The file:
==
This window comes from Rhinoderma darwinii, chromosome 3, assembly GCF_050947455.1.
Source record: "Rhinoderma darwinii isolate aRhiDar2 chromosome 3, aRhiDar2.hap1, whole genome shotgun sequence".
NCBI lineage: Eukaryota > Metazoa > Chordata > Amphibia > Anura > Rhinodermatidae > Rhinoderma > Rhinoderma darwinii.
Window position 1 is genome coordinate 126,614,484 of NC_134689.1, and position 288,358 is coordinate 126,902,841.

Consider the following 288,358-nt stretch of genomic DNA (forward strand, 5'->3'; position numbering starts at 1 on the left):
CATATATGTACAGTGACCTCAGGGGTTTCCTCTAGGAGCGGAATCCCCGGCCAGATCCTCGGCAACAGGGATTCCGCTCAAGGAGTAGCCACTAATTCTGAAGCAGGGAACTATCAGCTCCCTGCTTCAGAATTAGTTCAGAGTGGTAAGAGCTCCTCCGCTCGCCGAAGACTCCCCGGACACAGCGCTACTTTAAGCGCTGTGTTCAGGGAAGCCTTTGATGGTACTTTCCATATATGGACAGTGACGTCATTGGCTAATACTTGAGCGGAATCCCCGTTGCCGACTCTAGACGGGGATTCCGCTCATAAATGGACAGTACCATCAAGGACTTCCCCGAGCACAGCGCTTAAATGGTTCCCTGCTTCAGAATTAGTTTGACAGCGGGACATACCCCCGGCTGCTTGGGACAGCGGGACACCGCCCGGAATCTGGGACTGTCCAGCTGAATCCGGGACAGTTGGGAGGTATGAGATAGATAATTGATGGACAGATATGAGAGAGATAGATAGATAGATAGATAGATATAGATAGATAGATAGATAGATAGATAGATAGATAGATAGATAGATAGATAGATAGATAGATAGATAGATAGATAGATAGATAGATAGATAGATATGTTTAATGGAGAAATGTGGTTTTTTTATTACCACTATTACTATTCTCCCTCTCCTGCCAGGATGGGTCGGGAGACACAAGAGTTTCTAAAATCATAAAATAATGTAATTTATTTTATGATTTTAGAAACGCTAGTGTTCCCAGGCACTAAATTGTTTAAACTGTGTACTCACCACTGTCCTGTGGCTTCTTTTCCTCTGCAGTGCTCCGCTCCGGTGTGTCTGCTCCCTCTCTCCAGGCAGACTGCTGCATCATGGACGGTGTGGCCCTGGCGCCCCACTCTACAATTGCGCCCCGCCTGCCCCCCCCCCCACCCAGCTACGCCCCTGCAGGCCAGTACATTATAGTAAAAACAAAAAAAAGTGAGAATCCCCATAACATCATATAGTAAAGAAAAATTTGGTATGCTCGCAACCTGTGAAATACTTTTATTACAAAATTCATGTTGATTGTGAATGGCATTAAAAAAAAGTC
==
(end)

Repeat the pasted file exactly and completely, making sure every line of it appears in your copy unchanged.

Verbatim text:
This window comes from Rhinoderma darwinii, chromosome 3, assembly GCF_050947455.1.
Source record: "Rhinoderma darwinii isolate aRhiDar2 chromosome 3, aRhiDar2.hap1, whole genome shotgun sequence".
NCBI lineage: Eukaryota > Metazoa > Chordata > Amphibia > Anura > Rhinodermatidae > Rhinoderma > Rhinoderma darwinii.
Window position 1 is genome coordinate 126,614,484 of NC_134689.1, and position 288,358 is coordinate 126,902,841.

Consider the following 288,358-nt stretch of genomic DNA (forward strand, 5'->3'; position numbering starts at 1 on the left):
CATATATGTACAGTGACCTCAGGGGTTTCCTCTAGGAGCGGAATCCCCGGCCAGATCCTCGGCAACAGGGATTCCGCTCAAGGAGTAGCCACTAATTCTGAAGCAGGGAACTATCAGCTCCCTGCTTCAGAATTAGTTCAGAGTGGTAAGAGCTCCTCCGCTCGCCGAAGACTCCCCGGACACAGCGCTACTTTAAGCGCTGTGTTCAGGGAAGCCTTTGATGGTACTTTCCATATATGGACAGTGACGTCATTGGCTAATACTTGAGCGGAATCCCCGTTGCCGACTCTAGACGGGGATTCCGCTCATAAATGGACAGTACCATCAAGGACTTCCCCGAGCACAGCGCTTAAATGGTTCCCTGCTTCAGAATTAGTTTGACAGCGGGACATACCCCCGGCTGCTTGGGACAGCGGGACACCGCCCGGAATCTGGGACTGTCCAGCTGAATCCGGGACAGTTGGGAGGTATGAGATAGATAATTGATGGACAGATATGAGAGAGATAGATAGATAGATAGATAGATATAGATAGATAGATAGATAGATAGATAGATAGATAGATAGATAGATAGATAGATAGATAGATAGATAGATAGATAGATAGATAGATAGATAGATATGTTTAATGGAGAAATGTGGTTTTTTTATTACCACTATTACTATTCTCCCTCTCCTGCCAGGATGGGTCGGGAGACACAAGAGTTTCTAAAATCATAAAATAATGTAATTTATTTTATGATTTTAGAAACGCTAGTGTTCCCAGGCACTAAATTGTTTAAACTGTGTACTCACCACTGTCCTGTGGCTTCTTTTCCTCTGCAGTGCTCCGCTCCGGTGTGTCTGCTCCCTCTCTCCAGGCAGACTGCTGCATCATGGACGGTGTGGCCCTGGCGCCCCACTCTACAATTGCGCCCCGCCTGCCCCCCCCCCCACCCAGCTACGCCCCTGCAGGCCAGTACATTATAGTAAAAACAAAAAAAAGTGAGAATCCCCATAACATCATATAGTAAAGAAAAATTTGGTATGCTCGCAACCTGTGAAATACTTTTATTACAAAATTCATGTTGATTGTGAATGGCATTAAAAAAAAGTC